This winter left me in a funk, unwilling to write up new reports over mediocre fishing, although a few highlights are worth mentioning.
The lunch break bass spot held a couple of surprises this January:
That one went 18" and 3lbs, solid.
My last ice trip of the season didn't go exactly as planned, but I still made out alright, catching a few small cutts and a medium sized tiger through the hole, then onto some serious brown action on a river I like. A guy I've known on the forums for years and one from Junior High School took me out and we had a nice day.
This next one hit hard and didn't come to hand easily. A tall 20 inches, it was pretty strong.
Dan got a pretty one.
And his luck continued as we decided to hit a lake with some open water.
Jared was determined to keep ice fishing, so he parked himself on some ice at the back of a bay that happened to be 10" thick still. He also did alright.
Myself, skunko on that lake, both ice and shore fishing.
The next week, I decided to give the previous week's skunk lake another shot with another trip to the river. This time, with a float tube on board, I hoped to fight some aggressive rainbows and hopefully some perch.
The wind wasn't having any of that! Skunked again after 4 brutally windy hours, I was determined to rebound on the river.
Luckily, the river didn't mind. Just a slight breeze there.
It was awesome! Feisty browns everywhere. I really needed that.
A couple of weeks ago, I heard word of open water within about 2.5hrs of home and pointed myself south. It was a lake I had never fished before, but knew it had a good reputation. A couple of other forum buddies were fishing there too.
Before hitting that lake, I was seduced by an open spill bowl underneath, that looked really fishy. Fishy it was, but most of those fish were chubs. After circling that little basin, I finally landed a couple of smallmouth.
The lake was breezy, but not too bad. Pumping up the tube sounded nice, but I always like to work the shoreline first. Right away, I caught a really sad looking rainbow.
Time passed and right as I was about to give up on the shore fishing, a bloated female found my jig.
She was massive.
The next couple were smaller, but pretty colorful.
And I even got a cutthroat, which actually fought pretty hard.
Then it was back to the rainbows.
It was a fun trip and the fishing had its ups and downs. The fish were scrappy when they would hit anything and that was nice. I even got out on the tube for awhile, but couldn't make anything happen during that time.
It's in a neat area. The surrounding mountains look like they'd be fun to scramble around on.
Some beaver ponds yielded nothing, but the fading light of the day was enjoyable.
The next week, I fished a small stream that usually treats me well. A "self-esteem" stream, if you will. The resident browns aren't usually very big, but they're colorful and usually very aggressive.
This time around, I had to search for bites and I was lucky to hook 4 of them. Tough fishing. The scenery was plenty rewarding though.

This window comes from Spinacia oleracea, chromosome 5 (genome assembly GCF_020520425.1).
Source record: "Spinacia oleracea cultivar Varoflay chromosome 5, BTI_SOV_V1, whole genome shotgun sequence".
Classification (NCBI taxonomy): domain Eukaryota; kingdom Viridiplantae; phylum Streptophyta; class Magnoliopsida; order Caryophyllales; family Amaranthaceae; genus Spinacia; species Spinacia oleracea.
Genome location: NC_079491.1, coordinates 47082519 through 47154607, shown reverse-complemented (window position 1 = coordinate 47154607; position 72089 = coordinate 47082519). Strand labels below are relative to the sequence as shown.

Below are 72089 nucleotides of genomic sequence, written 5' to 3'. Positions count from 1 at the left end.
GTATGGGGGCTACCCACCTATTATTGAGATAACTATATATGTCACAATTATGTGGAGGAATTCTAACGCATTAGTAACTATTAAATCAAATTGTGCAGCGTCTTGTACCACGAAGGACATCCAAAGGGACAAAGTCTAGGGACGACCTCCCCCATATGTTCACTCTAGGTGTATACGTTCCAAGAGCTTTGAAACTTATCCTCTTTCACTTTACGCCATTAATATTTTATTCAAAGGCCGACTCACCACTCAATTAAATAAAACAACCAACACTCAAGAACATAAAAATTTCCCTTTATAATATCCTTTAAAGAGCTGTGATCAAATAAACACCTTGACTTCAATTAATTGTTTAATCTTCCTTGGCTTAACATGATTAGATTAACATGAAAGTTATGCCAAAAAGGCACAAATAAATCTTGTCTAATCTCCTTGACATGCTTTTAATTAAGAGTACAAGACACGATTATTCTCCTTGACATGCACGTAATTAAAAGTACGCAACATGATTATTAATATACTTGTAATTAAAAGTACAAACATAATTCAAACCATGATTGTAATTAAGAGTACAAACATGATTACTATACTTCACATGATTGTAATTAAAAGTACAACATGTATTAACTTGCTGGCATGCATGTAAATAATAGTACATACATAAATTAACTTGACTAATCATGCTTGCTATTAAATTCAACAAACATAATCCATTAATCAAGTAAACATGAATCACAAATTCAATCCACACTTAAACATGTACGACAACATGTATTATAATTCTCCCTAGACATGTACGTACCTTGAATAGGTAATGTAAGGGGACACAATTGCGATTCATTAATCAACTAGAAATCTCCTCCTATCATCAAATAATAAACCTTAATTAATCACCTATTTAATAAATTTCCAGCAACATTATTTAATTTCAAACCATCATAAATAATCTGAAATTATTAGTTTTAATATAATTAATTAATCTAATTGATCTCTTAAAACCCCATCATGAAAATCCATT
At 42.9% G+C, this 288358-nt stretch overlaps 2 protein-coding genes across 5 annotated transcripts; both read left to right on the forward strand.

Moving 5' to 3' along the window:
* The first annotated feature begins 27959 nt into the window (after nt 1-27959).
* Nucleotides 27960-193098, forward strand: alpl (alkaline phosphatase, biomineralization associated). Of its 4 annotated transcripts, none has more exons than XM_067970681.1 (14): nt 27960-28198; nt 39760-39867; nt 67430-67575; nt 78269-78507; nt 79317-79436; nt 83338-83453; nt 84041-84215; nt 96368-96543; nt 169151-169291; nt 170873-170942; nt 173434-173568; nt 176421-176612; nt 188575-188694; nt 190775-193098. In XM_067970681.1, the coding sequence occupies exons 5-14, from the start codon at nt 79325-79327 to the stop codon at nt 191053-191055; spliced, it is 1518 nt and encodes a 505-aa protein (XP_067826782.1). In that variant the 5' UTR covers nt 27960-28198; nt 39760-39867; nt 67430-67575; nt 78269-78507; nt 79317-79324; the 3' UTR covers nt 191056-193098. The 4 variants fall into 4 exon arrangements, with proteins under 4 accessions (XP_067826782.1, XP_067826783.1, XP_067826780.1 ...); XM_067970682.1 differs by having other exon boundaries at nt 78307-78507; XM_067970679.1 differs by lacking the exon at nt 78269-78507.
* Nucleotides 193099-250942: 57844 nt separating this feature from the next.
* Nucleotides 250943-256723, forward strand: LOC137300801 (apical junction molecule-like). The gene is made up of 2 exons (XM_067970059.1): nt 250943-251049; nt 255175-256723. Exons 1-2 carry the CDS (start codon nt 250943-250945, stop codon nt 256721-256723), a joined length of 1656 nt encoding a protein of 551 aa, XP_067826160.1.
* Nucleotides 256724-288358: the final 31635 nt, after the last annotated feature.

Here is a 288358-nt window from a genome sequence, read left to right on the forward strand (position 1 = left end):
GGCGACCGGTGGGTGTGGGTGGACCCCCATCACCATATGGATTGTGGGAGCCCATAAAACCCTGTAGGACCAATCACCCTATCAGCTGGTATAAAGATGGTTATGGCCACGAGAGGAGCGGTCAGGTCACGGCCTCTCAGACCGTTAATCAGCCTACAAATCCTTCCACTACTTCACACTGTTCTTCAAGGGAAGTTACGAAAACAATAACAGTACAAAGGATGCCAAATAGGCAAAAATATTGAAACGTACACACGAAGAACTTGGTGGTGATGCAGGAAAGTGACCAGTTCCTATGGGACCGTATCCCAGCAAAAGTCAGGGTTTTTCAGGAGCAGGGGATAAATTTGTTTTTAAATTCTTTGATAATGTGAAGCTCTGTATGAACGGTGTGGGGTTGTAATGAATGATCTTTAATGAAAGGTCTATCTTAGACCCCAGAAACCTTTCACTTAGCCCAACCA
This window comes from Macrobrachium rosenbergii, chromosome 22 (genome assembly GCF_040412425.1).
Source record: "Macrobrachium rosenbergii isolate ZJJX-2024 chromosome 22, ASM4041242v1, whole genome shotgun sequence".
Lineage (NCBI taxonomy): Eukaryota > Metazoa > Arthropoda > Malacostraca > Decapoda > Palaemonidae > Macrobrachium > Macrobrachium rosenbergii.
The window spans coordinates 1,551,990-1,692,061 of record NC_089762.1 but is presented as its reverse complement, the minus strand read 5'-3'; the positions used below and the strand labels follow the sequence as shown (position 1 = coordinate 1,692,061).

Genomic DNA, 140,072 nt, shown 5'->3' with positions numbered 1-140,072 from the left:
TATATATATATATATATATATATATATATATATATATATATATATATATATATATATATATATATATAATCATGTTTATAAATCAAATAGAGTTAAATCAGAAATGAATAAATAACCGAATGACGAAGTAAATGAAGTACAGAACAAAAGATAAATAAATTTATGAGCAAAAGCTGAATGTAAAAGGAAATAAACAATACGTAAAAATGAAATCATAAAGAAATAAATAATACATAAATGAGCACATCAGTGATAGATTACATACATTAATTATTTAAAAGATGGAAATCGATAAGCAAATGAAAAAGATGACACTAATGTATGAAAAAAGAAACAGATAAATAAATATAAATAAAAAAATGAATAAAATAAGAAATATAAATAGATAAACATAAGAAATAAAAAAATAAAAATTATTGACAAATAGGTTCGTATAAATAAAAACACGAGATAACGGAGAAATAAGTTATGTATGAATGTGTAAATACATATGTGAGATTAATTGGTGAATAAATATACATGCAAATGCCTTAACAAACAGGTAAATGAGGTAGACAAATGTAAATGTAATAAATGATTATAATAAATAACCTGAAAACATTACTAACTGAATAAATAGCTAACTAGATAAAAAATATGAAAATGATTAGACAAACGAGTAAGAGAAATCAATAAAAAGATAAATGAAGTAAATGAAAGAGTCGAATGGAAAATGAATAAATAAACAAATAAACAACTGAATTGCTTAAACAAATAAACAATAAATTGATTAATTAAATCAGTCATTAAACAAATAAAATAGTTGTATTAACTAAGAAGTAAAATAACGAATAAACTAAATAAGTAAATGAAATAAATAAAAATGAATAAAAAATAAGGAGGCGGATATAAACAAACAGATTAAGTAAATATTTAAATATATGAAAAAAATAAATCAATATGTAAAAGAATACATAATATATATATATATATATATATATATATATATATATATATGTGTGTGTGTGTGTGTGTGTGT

Still nice to get out.
Last week, my family and I went south to capitalize on freshly thawed lakes in southern Utah. Otter Creek Reservoir had recently opened up and we usually have a good time there.
Fishing from South Point was rough. The shoreline brush was a real pain, although it's nice to see the reservoir so full. I caught two female rainbows from there, but nobody else could get a strike.
After the wind turned on, we tried another spot on the north end of the lake. A hard fighting male tackled a rainbow kastmaster up there, but we left immediately after.
My family had been warned that we may take the scenic route home and if so, stopping on impulse to fish would be part of the deal. This is why the Sevier River through Kingston Canyon sounded perfect.
That was fun. It's a pretty canyon.
Then on through the town of Junction.
Then a quick, fruitless stop at Piute Reservoir for a few minutes and some lost gear.
A little while later, we stopped at Hoover's Grill, just outside of Marysvale for some bomb-diggity burgers and fries.
The Firehouse burger:
Pretty good burger!
The place is cluttered with antiques and novelties that dangle from the ceiling and adorn most of the walls. It's a fun stop.
It was a long day trip at 390 miles, but we made it fun and ended it well.
This week was going to be at another place I've never caught a fish from, but news was that it was still mostly capped. Fortunately, someone else reported that another lake was ready for a visit and I met a couple of other forum buddies out there.
At first, it was pretty slow. The breeze was stronger than normal and I didn't want to pump up my tube yet. The shoreline needed some investigation for the first 45 minutes or so. I caught a couple of cutthroat about this size:
Then I picked up a crazy looking tiger with a big heavy head.
And thanks to my buddy Craig for pointing out the
mountain goats bighorn sheep (my mistake) before he left.
Finally I cracked and pumped up the tube, willing to fight the breeze to get to my preferred area.
My buddy Jason's party had migrated around to that side from shore and I was picking off a couple of small cutts on occasion, but nothing steady. Eventually I threw on a Lucky Craft pointer and started pitching that toward the shoreline.
When that got hit, I knew it wouldn't be a small fish on the other end.
A real bruiser at just under 25" and 5lbs, 1oz. That one made my day.
A few minutes later, on the fly rod, I picked up another 24"+ tiger. This one was significantly smaller but almost the same length.
Following those, it was more of this for awhile:
Running into the occasional tiger was nice.
It was the kind of trip I have been missing since last year's soft water. A lot of cutthroat were caught and 5 tigers were hooked, one of which broke the line. Seeing Jason and Craig again was really good and the drive home was pleasant.
Happy Fishing, Humans.